In a phase 3 trial, concurrently administered durvalumab and platinum-based chemoradiotherapy did not increase progression-free survival in stage III unresectable non–small cell lung cancer.
The phase 3 PACIFIC-2 trial (NCT0351997) of concurrent durvalumab (Imfinzi) and chemoradiotherapy (CRT) did not meet its primary end point of progression-free survival (PFS) compared with CRT alone in the treatment of unresectable, stage III non–small cell lung cancer (NSCLC), according to AstraZeneca, durvalumab’s manufacturer.1
“While the PACIFIC-2 trial results did not show what we hoped, the PACIFIC regimen remains the standard of care for patients with unresectable, stage III non-small cell lung cancer. As a community, we will take insights from these results to advance future research,” said Jeffrey D. Bradley, MD, vice chair of Proton Therapy and Technology Development, Penn Medicine, and principal investigator of PACIFIC-2, in a press release.1
Durvalumab administered after platinum-based CRT is the standard-of-care for unresectable, stage III NSCLC, and its use was supported with findings from the PACIFIC trial (NCT02125461). The PACIFIC-2 trial had the aim of addressing patients who progressed during CRT and were ineligible for subsequent durvalumab.
According to an initial safety and tolerability analysis of durvalumab plus CRT in this patient population, the profiles of the combination were broadly consistent with the known profiles of these treatments alone. However, an increased rate of infection was seen in the experimental arm during the concurrent treatment period.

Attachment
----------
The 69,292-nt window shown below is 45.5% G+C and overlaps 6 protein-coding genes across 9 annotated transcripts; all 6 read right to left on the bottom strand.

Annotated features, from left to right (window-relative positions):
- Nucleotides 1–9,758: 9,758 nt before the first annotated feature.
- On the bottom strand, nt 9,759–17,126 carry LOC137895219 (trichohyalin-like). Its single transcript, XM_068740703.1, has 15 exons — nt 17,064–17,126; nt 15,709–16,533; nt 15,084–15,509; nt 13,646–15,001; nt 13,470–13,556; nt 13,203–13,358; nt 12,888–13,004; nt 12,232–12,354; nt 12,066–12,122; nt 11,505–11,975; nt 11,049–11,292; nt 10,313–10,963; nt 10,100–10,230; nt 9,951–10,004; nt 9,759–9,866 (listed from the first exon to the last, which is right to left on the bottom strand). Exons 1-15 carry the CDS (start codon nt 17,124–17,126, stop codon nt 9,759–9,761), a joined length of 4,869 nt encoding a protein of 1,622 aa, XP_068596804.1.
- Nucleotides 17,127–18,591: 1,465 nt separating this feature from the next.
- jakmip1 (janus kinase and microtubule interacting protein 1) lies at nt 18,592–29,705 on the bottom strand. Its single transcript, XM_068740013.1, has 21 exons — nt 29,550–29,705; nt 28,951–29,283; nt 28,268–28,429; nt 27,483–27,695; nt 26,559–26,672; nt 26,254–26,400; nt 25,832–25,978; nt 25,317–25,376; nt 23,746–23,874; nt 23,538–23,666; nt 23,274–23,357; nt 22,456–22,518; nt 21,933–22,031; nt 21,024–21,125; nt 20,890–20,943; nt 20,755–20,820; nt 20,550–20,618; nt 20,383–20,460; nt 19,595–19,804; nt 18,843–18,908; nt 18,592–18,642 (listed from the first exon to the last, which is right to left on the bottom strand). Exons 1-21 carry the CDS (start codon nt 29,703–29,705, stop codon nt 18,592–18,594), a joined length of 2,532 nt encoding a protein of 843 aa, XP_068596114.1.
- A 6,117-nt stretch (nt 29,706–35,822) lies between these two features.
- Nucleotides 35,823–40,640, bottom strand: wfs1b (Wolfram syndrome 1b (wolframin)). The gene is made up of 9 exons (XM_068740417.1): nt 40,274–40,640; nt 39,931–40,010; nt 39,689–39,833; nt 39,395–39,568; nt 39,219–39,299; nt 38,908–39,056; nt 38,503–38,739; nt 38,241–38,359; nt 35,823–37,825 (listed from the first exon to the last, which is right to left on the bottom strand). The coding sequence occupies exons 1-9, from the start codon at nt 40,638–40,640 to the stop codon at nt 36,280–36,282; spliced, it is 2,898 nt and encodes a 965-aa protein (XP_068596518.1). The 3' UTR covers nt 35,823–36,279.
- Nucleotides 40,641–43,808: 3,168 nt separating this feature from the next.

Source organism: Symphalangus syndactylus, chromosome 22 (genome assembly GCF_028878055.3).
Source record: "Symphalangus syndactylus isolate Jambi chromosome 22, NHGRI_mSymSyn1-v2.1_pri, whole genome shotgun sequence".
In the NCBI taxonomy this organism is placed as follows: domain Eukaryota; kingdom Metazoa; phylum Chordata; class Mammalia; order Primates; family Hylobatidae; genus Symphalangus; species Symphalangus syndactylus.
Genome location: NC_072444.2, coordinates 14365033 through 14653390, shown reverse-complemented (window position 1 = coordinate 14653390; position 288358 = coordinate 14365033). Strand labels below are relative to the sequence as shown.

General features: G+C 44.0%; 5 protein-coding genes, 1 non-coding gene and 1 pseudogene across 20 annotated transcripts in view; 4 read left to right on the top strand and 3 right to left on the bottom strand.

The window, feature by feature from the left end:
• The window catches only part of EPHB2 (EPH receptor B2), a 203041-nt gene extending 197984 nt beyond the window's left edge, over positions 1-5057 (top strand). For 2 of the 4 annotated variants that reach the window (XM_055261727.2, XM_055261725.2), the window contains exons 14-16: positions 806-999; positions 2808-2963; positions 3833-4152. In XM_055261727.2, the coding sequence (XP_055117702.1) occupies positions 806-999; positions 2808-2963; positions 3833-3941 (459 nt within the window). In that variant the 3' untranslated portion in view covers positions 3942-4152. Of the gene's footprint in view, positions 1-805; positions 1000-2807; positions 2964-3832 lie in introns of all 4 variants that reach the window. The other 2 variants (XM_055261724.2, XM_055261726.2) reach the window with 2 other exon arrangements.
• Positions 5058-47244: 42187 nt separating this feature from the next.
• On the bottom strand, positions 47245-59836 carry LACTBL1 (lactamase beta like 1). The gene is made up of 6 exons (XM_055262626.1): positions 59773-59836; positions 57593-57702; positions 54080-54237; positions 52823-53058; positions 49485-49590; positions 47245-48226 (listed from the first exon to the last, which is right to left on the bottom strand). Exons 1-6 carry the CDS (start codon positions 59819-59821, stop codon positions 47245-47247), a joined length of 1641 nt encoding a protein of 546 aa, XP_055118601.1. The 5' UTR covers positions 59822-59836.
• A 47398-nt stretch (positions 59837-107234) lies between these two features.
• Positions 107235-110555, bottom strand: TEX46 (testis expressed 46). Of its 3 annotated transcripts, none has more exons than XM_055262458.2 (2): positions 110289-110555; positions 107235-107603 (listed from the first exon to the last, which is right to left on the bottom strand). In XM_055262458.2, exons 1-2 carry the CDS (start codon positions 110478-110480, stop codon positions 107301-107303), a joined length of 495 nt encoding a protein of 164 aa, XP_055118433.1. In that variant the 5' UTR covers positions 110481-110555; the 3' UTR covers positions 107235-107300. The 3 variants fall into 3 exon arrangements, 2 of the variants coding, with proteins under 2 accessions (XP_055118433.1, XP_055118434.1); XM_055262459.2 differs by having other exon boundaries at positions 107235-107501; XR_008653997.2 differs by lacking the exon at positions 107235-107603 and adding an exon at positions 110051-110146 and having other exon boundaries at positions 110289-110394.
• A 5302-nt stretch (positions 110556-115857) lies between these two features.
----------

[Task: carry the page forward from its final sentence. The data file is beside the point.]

“Our goal with the PACIFIC-2 trial was to address a remaining unmet need for patients in this setting by introducing immunotherapy even earlier and concurrently administering [durvalumab] with chemoradiotherapy. While today’s results did not reach statistical significance, we will learn from this trial and we remain committed to improving patient outcomes by expanding the benefit of immunotherapy to lung cancer patients across treatment settings,” said Susan Galbraith, executive vice president of oncology research and development, AstraZeneca, in a press release.1
PACIFIC-2 is a randomized, double-blind, placebo-controlled, multicenter, international phase 3 study assessing the safety and efficacy of concurrent durvalumab and CRT in patients with locally advanced, unresectable NSCLC. Patients were randomized 2:1.1
Patients in arm 1 received 1,500 mg of durvalumab as an intravenous infusion and either cisplatin/etoposide, carboplatin/paclitaxel, pemetrexed/cisplatin, or pemetrexed/carboplatin, as well as radiation in 5 fractions per week for about 6 weeks (total 60 Gy). Patients in arm 2 received placebo and 1 of the chemotherapy options along with the radiation regimen.1,2
The primary end point is PFS, and the secondary end points include overall survival (OS), objective response rate, OS at 24 months, rate of complete response, duration of response, disease control rate, time from randomization to second progression, and time to death or distant metastasis.
The trial had an estimated enrollment of 328 patients. Patients were eligible for participation if they had a WHO performance status of 0-1, at least 1 measurable lesion that had not been previously radiated, and a life expectancy of at least 12 weeks. Patients were excluded if they had received prior cancer treatment, had prior exposure to immune-mediated therapy, a history of allogeneic organ transplant, active or prior autoimmune or inflammatory disorders, or any active infection or malignancy.
Durvalumab is being evaluated in other phase 3 trials in ovarian, endometrial, and gastric/gastroesophageal cancers, as well as resectable NSCLC.